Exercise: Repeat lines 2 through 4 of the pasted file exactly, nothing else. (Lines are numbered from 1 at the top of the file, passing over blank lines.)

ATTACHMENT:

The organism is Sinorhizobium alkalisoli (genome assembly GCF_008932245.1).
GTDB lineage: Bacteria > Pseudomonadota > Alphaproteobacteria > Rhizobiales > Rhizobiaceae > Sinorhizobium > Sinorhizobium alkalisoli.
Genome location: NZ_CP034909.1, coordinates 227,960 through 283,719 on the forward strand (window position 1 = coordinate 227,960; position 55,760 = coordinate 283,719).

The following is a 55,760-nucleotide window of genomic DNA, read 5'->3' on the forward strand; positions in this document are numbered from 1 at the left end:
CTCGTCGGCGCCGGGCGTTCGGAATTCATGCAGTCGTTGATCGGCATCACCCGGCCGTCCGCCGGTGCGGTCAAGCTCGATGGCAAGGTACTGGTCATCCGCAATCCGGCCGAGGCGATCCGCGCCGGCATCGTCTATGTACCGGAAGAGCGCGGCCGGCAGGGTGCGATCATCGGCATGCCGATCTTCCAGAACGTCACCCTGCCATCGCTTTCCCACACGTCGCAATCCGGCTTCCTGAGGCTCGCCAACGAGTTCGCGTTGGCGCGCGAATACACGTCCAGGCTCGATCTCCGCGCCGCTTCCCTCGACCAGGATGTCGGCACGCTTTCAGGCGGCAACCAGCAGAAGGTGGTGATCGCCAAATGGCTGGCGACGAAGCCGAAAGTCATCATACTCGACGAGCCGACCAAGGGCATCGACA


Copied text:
GTDB lineage: Bacteria > Pseudomonadota > Alphaproteobacteria > Rhizobiales > Rhizobiaceae > Sinorhizobium > Sinorhizobium alkalisoli.
Genome location: NZ_CP034909.1, coordinates 227,960 through 283,719 on the forward strand (window position 1 = coordinate 227,960; position 55,760 = coordinate 283,719).

The following is a 55,760-nucleotide window of genomic DNA, read 5'->3' on the forward strand; positions in this document are numbered from 1 at the left end: